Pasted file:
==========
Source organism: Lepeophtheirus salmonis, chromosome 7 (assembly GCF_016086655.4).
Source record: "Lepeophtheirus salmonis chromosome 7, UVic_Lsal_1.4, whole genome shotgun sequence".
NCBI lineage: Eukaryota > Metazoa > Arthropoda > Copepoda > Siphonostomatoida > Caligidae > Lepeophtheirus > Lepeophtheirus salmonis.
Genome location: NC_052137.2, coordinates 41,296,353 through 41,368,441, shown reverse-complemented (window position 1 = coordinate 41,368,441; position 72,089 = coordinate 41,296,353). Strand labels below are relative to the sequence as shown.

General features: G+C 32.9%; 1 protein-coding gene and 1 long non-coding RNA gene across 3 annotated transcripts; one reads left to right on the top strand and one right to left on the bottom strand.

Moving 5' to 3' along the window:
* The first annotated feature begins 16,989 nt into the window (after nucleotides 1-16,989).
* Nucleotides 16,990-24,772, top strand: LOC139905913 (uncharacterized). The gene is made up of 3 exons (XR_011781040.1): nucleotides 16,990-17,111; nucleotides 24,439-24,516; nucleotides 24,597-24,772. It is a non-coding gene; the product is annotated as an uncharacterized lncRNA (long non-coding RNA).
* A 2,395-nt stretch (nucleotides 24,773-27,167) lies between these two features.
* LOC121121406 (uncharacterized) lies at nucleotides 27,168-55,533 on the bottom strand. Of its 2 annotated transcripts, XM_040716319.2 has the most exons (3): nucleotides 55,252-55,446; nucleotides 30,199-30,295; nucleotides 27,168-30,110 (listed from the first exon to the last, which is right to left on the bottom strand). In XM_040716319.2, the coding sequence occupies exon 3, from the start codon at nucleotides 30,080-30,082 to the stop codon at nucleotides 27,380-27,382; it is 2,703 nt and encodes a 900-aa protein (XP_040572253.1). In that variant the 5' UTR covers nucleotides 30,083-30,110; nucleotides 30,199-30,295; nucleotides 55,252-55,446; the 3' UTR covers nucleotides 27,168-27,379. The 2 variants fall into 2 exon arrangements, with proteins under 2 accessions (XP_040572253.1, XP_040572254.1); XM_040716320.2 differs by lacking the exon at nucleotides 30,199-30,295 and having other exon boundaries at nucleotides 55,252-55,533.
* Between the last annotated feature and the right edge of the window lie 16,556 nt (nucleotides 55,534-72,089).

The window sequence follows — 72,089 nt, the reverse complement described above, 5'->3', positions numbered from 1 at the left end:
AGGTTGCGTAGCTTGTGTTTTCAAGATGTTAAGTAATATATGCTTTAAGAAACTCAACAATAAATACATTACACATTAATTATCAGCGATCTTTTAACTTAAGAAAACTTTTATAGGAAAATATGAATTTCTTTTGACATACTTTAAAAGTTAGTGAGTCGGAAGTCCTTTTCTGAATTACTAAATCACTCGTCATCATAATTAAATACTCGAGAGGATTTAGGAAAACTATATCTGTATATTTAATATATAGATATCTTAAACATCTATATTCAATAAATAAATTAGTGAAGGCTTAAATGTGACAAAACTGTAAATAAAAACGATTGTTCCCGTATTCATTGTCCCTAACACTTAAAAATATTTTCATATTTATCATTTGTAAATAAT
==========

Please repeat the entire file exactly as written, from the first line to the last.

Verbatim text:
Source organism: Lepeophtheirus salmonis, chromosome 7 (assembly GCF_016086655.4).
Source record: "Lepeophtheirus salmonis chromosome 7, UVic_Lsal_1.4, whole genome shotgun sequence".
NCBI lineage: Eukaryota > Metazoa > Arthropoda > Copepoda > Siphonostomatoida > Caligidae > Lepeophtheirus > Lepeophtheirus salmonis.
Genome location: NC_052137.2, coordinates 41,296,353 through 41,368,441, shown reverse-complemented (window position 1 = coordinate 41,368,441; position 72,089 = coordinate 41,296,353). Strand labels below are relative to the sequence as shown.

General features: G+C 32.9%; 1 protein-coding gene and 1 long non-coding RNA gene across 3 annotated transcripts; one reads left to right on the top strand and one right to left on the bottom strand.

Moving 5' to 3' along the window:
* The first annotated feature begins 16,989 nt into the window (after nucleotides 1-16,989).
* Nucleotides 16,990-24,772, top strand: LOC139905913 (uncharacterized). The gene is made up of 3 exons (XR_011781040.1): nucleotides 16,990-17,111; nucleotides 24,439-24,516; nucleotides 24,597-24,772. It is a non-coding gene; the product is annotated as an uncharacterized lncRNA (long non-coding RNA).
* A 2,395-nt stretch (nucleotides 24,773-27,167) lies between these two features.
* LOC121121406 (uncharacterized) lies at nucleotides 27,168-55,533 on the bottom strand. Of its 2 annotated transcripts, XM_040716319.2 has the most exons (3): nucleotides 55,252-55,446; nucleotides 30,199-30,295; nucleotides 27,168-30,110 (listed from the first exon to the last, which is right to left on the bottom strand). In XM_040716319.2, the coding sequence occupies exon 3, from the start codon at nucleotides 30,080-30,082 to the stop codon at nucleotides 27,380-27,382; it is 2,703 nt and encodes a 900-aa protein (XP_040572253.1). In that variant the 5' UTR covers nucleotides 30,083-30,110; nucleotides 30,199-30,295; nucleotides 55,252-55,446; the 3' UTR covers nucleotides 27,168-27,379. The 2 variants fall into 2 exon arrangements, with proteins under 2 accessions (XP_040572253.1, XP_040572254.1); XM_040716320.2 differs by lacking the exon at nucleotides 30,199-30,295 and having other exon boundaries at nucleotides 55,252-55,533.
* Between the last annotated feature and the right edge of the window lie 16,556 nt (nucleotides 55,534-72,089).

The window sequence follows — 72,089 nt, the reverse complement described above, 5'->3', positions numbered from 1 at the left end:
AGGTTGCGTAGCTTGTGTTTTCAAGATGTTAAGTAATATATGCTTTAAGAAACTCAACAATAAATACATTACACATTAATTATCAGCGATCTTTTAACTTAAGAAAACTTTTATAGGAAAATATGAATTTCTTTTGACATACTTTAAAAGTTAGTGAGTCGGAAGTCCTTTTCTGAATTACTAAATCACTCGTCATCATAATTAAATACTCGAGAGGATTTAGGAAAACTATATCTGTATATTTAATATATAGATATCTTAAACATCTATATTCAATAAATAAATTAGTGAAGGCTTAAATGTGACAAAACTGTAAATAAAAACGATTGTTCCCGTATTCATTGTCCCTAACACTTAAAAATATTTTCATATTTATCATTTGTAAATAAT